This is a sample of The Echidna newsletter sent out each weekday morning till the end of the election. To sign up for FREE, go to theechidna.com.au
They argued about turning back boats, fought over China's growing influence in the Pacific and bragged about their plans for the nation's economic future. But for all the hot air expelled by Scott Morrison and Anthony Albanese during this week's debate there was barely a whisper about an event that has profoundly changed the nation and left almost 7000 Australians dead.
So why doesn't anyone want to talk about the COVID-19 pandemic anymore?
More people have died with the virus already this year than the previous two years combined. The pandemic upended the way we live and work, bankrupted thousands of small businesses, ripped apart families, ravaged the economy and exposed seismic fault lines in how Australians are governed. Yet aside from a few boasting points on how well we survived economically, both leaders remain extremely shy about committing to learning from the mistakes of the past.
It took four deaths for a Royal Commission to be staged into Labor's home insulation program in 2013. Since then another six federal Royal Commissions have been held into issues ranging from trade union corruption to misconduct in the banking sector and the quality of aged care. Yet the most transformative event since World War II apparently does not yet deserve an inquiry of its own.
No one can argue that Australia's overall handling of the crisis was among the best in the world. But a Royal Commission would teach us what we didn't get right. Why was our health system so overwhelmed and underprepared? Why the sluggish rollout of vaccines and the debacle over rapid testing kits? Was key advice from health experts ignored or overridden? Perhaps more importantly given the power games played by various state leaders, is it time to overhaul our 19th century federation model and drag it into the modern age?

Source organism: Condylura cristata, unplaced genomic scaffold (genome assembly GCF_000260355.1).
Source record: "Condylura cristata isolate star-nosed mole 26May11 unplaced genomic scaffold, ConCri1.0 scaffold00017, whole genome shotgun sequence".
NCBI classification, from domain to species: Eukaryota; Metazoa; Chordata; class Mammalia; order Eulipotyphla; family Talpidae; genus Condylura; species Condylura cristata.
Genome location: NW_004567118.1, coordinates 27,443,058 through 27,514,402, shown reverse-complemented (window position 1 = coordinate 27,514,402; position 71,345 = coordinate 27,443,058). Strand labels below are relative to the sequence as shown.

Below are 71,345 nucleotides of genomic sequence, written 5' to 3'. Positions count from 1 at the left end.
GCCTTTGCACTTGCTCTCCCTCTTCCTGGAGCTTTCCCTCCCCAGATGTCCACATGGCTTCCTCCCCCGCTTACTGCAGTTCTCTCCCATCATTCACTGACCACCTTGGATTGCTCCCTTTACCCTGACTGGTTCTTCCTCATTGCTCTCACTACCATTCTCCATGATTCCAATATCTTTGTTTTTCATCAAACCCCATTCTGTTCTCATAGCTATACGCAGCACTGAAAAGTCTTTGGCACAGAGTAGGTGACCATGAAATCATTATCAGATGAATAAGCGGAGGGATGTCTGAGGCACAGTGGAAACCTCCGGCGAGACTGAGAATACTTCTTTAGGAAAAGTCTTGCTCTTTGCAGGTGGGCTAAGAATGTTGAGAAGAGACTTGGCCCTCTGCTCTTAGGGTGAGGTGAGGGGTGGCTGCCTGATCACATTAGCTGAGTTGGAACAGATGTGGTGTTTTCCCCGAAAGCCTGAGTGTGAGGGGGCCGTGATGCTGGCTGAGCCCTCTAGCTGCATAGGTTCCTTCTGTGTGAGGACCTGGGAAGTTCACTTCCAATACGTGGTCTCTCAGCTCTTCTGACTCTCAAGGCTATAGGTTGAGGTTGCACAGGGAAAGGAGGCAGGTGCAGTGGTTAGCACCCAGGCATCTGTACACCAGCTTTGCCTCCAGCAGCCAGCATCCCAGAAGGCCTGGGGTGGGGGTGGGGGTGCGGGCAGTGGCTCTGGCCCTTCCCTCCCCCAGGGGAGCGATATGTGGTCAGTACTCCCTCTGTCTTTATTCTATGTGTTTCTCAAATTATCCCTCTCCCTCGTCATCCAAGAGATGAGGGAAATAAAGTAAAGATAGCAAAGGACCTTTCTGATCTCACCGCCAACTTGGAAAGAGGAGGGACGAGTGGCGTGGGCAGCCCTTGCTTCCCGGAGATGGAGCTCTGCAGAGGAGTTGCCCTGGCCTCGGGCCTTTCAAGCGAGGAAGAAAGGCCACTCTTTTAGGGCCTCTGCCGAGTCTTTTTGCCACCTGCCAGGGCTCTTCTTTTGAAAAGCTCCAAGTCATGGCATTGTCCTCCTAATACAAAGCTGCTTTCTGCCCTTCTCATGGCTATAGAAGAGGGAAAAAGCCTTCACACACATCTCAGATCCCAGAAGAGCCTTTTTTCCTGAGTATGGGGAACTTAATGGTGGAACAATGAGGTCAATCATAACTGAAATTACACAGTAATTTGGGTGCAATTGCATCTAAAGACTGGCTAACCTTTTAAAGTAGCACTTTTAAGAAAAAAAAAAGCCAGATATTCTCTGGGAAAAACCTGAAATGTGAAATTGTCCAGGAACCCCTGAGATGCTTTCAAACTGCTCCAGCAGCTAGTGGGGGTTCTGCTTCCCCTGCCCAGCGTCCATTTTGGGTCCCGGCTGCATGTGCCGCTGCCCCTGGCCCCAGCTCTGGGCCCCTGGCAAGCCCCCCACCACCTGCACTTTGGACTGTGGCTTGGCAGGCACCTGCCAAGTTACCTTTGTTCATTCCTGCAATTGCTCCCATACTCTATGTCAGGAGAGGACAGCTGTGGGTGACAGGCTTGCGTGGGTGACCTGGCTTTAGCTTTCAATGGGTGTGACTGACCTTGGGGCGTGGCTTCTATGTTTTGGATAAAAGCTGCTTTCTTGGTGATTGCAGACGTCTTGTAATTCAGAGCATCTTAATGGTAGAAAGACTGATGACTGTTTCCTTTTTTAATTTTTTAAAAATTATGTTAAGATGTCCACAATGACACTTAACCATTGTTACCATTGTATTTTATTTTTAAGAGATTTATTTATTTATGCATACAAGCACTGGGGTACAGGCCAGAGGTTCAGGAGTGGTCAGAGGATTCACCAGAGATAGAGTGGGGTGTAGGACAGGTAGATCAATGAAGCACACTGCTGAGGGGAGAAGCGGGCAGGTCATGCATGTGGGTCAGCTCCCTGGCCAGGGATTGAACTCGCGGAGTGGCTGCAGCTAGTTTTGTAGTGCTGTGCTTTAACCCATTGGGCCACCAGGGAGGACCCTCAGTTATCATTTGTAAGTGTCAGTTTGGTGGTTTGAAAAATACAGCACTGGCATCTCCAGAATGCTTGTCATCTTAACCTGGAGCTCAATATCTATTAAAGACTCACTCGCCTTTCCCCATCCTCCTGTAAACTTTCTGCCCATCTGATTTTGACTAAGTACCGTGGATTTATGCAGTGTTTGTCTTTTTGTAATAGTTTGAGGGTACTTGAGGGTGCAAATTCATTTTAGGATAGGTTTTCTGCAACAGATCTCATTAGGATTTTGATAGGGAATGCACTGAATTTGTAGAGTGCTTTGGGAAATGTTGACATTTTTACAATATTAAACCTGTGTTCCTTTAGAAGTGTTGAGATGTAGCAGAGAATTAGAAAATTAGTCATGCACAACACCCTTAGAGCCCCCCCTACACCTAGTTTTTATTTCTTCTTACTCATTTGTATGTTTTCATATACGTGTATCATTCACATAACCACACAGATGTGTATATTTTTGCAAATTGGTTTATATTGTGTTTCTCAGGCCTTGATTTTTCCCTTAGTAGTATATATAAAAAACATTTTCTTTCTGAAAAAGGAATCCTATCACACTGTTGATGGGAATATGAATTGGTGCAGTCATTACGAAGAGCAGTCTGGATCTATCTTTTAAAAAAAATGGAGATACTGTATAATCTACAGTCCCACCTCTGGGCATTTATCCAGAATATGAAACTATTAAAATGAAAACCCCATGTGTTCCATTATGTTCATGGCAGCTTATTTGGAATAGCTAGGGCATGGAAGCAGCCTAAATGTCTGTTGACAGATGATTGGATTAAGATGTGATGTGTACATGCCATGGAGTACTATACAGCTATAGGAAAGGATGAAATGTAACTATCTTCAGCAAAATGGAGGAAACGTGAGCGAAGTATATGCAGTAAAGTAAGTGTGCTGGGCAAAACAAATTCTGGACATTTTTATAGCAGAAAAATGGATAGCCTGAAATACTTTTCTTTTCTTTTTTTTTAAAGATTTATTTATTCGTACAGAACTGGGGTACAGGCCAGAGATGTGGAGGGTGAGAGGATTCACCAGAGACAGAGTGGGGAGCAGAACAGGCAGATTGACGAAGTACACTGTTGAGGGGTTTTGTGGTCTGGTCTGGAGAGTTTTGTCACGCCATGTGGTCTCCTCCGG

Morrison has resisted calls for a Royal Commission so far saying the pandemic must still be allowed to run its course. Labor, despite recent calls for such a probe by a Senate committee chaired by one of its own, has mumbled and deflected on the issue, too. With all states peeling back travel and isolation restrictions, what on earth are they waiting for? Another pandemic?
For all its faults and missed opportunities (climate change also barely earned a mention) the lively debate deserved a much larger audience than the 175,000 viewers nationally who watched it on Sky News (if you missed it you can watch a full and free replay here). The audience of 100 undecided voters gave Albanese a small victory but the most telling number was the 25 percent who remained undecided.
You can't really blame them when many of the words they wanted to hear were left unspoken. But don't worry. There's still 30 days to go...
HAVE YOUR SAY: Is it time for a Royal Commission into the pandemic? Has the debate altered your voting intentions? And what question or issues would you raise with the major party leaders? Send us your views: firstname.lastname@example.org
SHARE THE LOVE: If you enjoy The Echidna, forward it to a friend so they can sign up, too.
IN CASE YOU MISSED IT: